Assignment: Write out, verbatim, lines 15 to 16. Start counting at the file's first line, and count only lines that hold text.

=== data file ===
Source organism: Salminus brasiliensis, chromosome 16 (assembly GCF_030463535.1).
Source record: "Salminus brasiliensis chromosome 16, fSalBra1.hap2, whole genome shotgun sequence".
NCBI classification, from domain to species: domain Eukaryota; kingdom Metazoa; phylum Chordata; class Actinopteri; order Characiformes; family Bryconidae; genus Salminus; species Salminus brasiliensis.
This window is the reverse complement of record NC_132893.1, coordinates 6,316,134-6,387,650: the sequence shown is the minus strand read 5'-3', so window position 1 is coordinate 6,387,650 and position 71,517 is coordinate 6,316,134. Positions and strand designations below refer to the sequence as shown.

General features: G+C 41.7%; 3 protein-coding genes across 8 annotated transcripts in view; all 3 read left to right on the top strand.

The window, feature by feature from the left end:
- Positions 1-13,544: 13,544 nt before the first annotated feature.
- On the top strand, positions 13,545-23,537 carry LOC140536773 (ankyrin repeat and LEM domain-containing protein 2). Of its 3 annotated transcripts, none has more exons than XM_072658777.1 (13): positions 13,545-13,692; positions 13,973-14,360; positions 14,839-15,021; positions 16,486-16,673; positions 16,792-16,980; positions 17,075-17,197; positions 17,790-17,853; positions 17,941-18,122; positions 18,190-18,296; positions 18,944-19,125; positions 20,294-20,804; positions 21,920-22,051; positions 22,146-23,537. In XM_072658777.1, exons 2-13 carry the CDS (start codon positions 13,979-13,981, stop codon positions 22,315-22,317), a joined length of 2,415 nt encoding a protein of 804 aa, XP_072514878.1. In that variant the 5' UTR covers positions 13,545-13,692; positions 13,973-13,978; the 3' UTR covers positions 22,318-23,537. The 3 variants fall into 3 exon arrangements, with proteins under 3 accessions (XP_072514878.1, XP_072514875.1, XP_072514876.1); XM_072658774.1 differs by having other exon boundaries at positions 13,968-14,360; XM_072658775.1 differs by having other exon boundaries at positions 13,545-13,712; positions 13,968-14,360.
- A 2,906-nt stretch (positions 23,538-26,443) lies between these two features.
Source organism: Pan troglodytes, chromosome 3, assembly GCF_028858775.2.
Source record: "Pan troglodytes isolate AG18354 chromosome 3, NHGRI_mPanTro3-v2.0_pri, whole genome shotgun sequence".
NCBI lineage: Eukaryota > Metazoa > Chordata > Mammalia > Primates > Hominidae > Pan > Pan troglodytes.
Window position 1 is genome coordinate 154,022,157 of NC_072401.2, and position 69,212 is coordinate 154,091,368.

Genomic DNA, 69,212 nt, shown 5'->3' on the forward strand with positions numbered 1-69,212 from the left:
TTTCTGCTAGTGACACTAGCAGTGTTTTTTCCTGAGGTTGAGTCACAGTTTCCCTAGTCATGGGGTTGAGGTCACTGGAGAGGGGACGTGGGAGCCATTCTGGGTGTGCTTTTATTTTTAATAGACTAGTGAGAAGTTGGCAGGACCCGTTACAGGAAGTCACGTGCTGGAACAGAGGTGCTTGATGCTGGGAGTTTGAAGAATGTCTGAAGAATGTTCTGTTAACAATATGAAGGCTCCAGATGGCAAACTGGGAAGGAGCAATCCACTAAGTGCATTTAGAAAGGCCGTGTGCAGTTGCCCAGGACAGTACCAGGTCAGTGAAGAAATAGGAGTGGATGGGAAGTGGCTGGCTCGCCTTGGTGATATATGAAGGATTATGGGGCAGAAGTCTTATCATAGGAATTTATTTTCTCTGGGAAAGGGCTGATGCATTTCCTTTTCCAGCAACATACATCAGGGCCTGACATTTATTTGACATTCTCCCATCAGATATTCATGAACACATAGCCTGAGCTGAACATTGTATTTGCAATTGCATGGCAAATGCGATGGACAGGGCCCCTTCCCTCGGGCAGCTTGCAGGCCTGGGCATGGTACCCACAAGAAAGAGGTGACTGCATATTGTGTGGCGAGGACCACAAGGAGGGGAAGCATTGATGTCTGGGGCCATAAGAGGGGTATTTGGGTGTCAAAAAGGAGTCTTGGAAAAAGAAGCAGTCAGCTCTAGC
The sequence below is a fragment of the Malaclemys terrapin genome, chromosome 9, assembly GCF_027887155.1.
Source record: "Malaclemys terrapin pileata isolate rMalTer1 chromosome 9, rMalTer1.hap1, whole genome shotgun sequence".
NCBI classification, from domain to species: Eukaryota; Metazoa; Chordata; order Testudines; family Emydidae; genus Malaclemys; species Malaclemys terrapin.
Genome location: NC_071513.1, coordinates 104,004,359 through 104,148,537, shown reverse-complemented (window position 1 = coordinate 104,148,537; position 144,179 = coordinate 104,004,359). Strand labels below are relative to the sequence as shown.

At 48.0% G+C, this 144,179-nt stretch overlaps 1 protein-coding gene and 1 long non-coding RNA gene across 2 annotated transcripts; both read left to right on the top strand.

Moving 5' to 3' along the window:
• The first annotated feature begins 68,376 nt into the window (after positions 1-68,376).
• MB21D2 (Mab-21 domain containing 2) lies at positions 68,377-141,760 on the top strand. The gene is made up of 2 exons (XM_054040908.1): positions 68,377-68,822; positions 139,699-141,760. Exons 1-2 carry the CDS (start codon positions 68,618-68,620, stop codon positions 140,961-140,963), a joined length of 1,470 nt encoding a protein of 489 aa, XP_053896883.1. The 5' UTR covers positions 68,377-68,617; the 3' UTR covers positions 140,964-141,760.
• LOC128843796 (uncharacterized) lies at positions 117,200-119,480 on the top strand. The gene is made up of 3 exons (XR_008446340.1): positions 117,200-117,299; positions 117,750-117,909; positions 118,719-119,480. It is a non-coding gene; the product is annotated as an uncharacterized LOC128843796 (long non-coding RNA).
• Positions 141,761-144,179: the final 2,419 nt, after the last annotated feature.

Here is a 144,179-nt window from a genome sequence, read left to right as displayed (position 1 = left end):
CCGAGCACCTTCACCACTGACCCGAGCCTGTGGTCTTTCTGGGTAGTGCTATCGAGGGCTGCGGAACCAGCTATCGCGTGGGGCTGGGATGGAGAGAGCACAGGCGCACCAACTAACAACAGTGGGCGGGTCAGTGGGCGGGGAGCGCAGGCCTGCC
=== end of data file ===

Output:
TTTCTGCTAGTGACACTAGCAGTGTTTTTTCCTGAGGTTGAGTCACAGTTTCCCTAGTCATGGGGTTGAGGTCACTGGAGAGGGGACGTGGGAGCCATTCTGGGTGTGCTTTTATTTTTAATAGACTAGTGAGAAGTTGGCAGGACCCGTTACAGGAAGTCACGTGCTGGAACAGAGGTGCTTGATGCTGGGAGTTTGAAGAATGTCTGAAGAATGTTCTGTTAACAATATGAAGGCTCCAGATGGCAAACTGGGAAGGAGCAATCCACTAAGTGCATTTAGAAAGGCCGTGTGCAGTTGCCCAGGACAGTACCAGGTCAGTGAAGAAATAGGAGTGGATGGGAAGTGGCTGGCTCGCCTTGGTGATATATGAAGGATTATGGGGCAGAAGTCTTATCATAGGAATTTATTTTCTCTGGGAAAGGGCTGATGCATTTCCTTTTCCAGCAACATACATCAGGGCCTGACATTTATTTGACATTCTCCCATCAGATATTCATGAACACATAGCCTGAGCTGAACATTGTATTTGCAATTGCATGGCAAATGCGATGGACAGGGCCCCTTCCCTCGGGCAGCTTGCAGGCCTGGGCATGGTACCCACAAGAAAGAGGTGACTGCATATTGTGTGGCGAGGACCACAAGGAGGGGAAGCATTGATGTCTGGGGCCATAAGAGGGGTATTTGGGTGTCAAAAAGGAGTCTTGGAAAAAGAAGCAGTCAGCTCTAGC
The sequence below is a fragment of the Malaclemys terrapin genome, chromosome 9, assembly GCF_027887155.1.